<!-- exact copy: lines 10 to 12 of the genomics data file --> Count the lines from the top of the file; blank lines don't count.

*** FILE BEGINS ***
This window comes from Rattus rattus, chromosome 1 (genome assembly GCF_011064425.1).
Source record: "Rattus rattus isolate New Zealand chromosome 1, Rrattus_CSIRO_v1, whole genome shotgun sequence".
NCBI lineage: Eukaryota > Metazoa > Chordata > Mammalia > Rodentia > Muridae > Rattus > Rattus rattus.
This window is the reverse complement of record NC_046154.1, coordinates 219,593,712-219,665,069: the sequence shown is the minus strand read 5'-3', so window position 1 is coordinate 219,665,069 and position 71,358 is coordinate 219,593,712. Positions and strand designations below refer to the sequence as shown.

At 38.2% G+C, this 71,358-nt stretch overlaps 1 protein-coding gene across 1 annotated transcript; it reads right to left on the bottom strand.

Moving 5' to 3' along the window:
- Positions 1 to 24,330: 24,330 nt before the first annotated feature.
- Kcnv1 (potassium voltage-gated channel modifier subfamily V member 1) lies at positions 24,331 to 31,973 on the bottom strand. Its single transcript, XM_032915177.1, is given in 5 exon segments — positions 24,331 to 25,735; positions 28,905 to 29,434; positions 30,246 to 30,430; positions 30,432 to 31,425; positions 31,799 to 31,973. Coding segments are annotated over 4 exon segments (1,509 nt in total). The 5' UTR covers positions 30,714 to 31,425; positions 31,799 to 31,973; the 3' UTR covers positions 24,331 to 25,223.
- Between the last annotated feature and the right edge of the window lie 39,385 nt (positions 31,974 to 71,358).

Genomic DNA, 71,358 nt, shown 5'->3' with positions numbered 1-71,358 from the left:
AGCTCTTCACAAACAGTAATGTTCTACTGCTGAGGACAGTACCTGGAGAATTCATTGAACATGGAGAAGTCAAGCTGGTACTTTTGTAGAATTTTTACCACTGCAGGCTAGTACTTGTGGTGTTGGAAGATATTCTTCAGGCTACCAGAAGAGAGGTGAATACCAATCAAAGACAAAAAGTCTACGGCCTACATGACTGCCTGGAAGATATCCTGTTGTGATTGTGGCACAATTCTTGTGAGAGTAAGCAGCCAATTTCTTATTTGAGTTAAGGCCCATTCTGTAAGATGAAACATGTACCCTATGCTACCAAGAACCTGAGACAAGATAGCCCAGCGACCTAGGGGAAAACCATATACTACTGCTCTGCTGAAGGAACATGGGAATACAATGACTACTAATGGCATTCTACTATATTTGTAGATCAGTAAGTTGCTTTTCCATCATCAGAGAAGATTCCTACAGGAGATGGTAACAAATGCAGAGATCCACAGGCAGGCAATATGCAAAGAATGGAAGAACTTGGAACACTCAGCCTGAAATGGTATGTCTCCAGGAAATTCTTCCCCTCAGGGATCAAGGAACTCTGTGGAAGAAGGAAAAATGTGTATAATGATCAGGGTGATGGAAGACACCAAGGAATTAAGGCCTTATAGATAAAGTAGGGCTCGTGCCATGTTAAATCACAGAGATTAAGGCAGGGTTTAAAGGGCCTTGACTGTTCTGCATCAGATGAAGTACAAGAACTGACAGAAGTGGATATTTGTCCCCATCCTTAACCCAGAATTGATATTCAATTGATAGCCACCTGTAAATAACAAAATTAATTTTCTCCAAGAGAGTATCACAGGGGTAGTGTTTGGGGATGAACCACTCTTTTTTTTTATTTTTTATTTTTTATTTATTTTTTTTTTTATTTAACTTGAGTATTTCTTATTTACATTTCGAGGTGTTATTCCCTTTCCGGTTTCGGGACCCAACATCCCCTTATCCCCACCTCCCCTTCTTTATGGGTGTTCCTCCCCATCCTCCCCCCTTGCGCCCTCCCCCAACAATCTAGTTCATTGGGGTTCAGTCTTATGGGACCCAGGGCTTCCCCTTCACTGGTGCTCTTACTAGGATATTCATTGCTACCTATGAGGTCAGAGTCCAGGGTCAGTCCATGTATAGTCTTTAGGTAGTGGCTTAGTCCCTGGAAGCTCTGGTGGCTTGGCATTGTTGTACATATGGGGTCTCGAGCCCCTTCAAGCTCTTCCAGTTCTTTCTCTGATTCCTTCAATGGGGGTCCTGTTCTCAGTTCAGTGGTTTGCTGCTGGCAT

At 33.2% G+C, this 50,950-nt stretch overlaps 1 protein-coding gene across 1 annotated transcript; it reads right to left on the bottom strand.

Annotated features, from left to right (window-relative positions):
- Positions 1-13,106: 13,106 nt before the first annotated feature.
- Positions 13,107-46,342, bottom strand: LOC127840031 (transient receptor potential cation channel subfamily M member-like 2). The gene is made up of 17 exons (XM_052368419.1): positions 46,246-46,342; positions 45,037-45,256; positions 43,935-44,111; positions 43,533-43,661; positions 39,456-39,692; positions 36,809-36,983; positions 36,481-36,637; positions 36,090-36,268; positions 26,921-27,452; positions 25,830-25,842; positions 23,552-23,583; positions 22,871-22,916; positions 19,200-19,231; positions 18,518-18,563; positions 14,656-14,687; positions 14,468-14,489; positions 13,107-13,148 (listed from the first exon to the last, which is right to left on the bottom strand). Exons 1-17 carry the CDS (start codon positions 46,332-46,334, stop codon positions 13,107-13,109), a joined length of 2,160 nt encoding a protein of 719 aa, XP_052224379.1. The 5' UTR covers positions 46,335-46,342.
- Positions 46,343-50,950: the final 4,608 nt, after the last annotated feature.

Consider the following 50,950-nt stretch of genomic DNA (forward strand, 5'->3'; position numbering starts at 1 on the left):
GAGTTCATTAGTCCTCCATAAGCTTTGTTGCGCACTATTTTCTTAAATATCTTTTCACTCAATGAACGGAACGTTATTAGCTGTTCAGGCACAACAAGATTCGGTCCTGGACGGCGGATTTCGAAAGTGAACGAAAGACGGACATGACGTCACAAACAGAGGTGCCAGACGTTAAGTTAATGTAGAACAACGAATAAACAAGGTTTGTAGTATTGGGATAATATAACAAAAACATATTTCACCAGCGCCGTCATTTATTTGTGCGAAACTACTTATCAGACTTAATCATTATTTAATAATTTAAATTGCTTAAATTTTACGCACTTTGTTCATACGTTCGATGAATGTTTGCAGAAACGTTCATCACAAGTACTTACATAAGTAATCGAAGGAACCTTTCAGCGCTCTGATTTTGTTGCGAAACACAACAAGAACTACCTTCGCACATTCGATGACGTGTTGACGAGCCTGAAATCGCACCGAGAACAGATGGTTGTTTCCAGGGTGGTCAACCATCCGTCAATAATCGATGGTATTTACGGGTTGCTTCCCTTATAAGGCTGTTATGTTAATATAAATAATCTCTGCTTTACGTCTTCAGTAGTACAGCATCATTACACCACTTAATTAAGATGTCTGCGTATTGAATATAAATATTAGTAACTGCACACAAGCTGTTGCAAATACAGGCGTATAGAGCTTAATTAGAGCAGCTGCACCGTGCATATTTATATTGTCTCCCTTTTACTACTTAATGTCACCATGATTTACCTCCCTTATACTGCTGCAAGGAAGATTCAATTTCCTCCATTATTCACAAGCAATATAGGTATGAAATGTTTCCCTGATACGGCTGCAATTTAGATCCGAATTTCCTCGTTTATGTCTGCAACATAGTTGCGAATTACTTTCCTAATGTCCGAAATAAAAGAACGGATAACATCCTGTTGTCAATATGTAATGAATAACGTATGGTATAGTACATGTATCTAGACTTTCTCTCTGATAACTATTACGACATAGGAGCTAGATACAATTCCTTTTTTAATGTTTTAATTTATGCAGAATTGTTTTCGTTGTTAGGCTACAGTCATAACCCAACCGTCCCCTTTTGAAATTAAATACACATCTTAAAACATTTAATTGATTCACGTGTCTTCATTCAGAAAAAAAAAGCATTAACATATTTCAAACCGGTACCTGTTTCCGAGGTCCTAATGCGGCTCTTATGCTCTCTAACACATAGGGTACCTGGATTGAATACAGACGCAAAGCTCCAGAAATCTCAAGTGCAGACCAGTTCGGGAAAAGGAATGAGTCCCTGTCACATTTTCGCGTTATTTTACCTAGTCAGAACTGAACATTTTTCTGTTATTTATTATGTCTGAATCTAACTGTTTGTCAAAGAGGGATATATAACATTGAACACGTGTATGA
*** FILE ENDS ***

Genomic DNA, 71,358 nt, shown 5'->3' with positions numbered 1-71,358 from the left:
AGCTCTTCACAAACAGTAATGTTCTACTGCTGAGGACAGTACCTGGAGAATTCATTGAACATGGAGAAGTCAAGCTGGTACTTTTGTAGAATTTTTACCACTGCAGGCTAGTACTTGTGGTGTTGGAAGATATTCTTCAGGCTACCAGAAGAGAGGTGAATACCAATCAAAGACAAAAAGTCTACGGCCTACATGACTGCCTGGAAGATATCCTGTTGTGATTGTGGCACAATTCTTGTGAGAGTAAGCAGCCAATTTCTTATTTGAGTTAAGGCCCATTCTGTAAGATGAAACATGTACCCTATGCTACCAAGAACCTGAGACAAGATAGCCCAGCGACCTAGGGGAAAACCATATACTACTGCTCTGCTGAAGGAACATGGGAATACAATGACTACTAATGGCATTCTACTATATTTGTAGATCAGTAAGTTGCTTTTCCATCATCAGAGAAGATTCCTACAGGAGATGGTAACAAATGCAGAGATCCACAGGCAGGCAATATGCAAAGAATGGAAGAACTTGGAACACTCAGCCTGAAATGGTATGTCTCCAGGAAATTCTTCCCCTCAGGGATCAAGGAACTCTGTGGAAGAAGGAAAAATGTGTATAATGATCAGGGTGATGGAAGACACCAAGGAATTAAGGCCTTATAGATAAAGTAGGGCTCGTGCCATGTTAAATCACAGAGATTAAGGCAGGGTTTAAAGGGCCTTGACTGTTCTGCATCAGATGAAGTACAAGAACTGACAGAAGTGGATATTTGTCCCCATCCTTAACCCAGAATTGATATTCAATTGATAGCCACCTGTAAATAACAAAATTAATTTTCTCCAAGAGAGTATCACAGGGGTAGTGTTTGGGGATGAACCACTCTTTTTTTTTATTTTTTATTTTTTATTTATTTTTTTTTTTATTTAACTTGAGTATTTCTTATTTACATTTCGAGGTGTTATTCCCTTTCCGGTTTCGGGACCCAACATCCCCTTATCCCCACCTCCCCTTCTTTATGGGTGTTCCTCCCCATCCTCCCCCCTTGCGCCCTCCCCCAACAATCTAGTTCATTGGGGTTCAGTCTTATGGGACCCAGGGCTTCCCCTTCACTGGTGCTCTTACTAGGATATTCATTGCTACCTATGAGGTCAGAGTCCAGGGTCAGTCCATGTATAGTCTTTAGGTAGTGGCTTAGTCCCTGGAAGCTCTGGTGGCTTGGCATTGTTGTACATATGGGGTCTCGAGCCCCTTCAAGCTCTTCCAGTTCTTTCTCTGATTCCTTCAATGGGGGTCCTGTTCTCAGTTCAGTGGTTTGCTGCTGGCAT

At 33.2% G+C, this 50,950-nt stretch overlaps 1 protein-coding gene across 1 annotated transcript; it reads right to left on the bottom strand.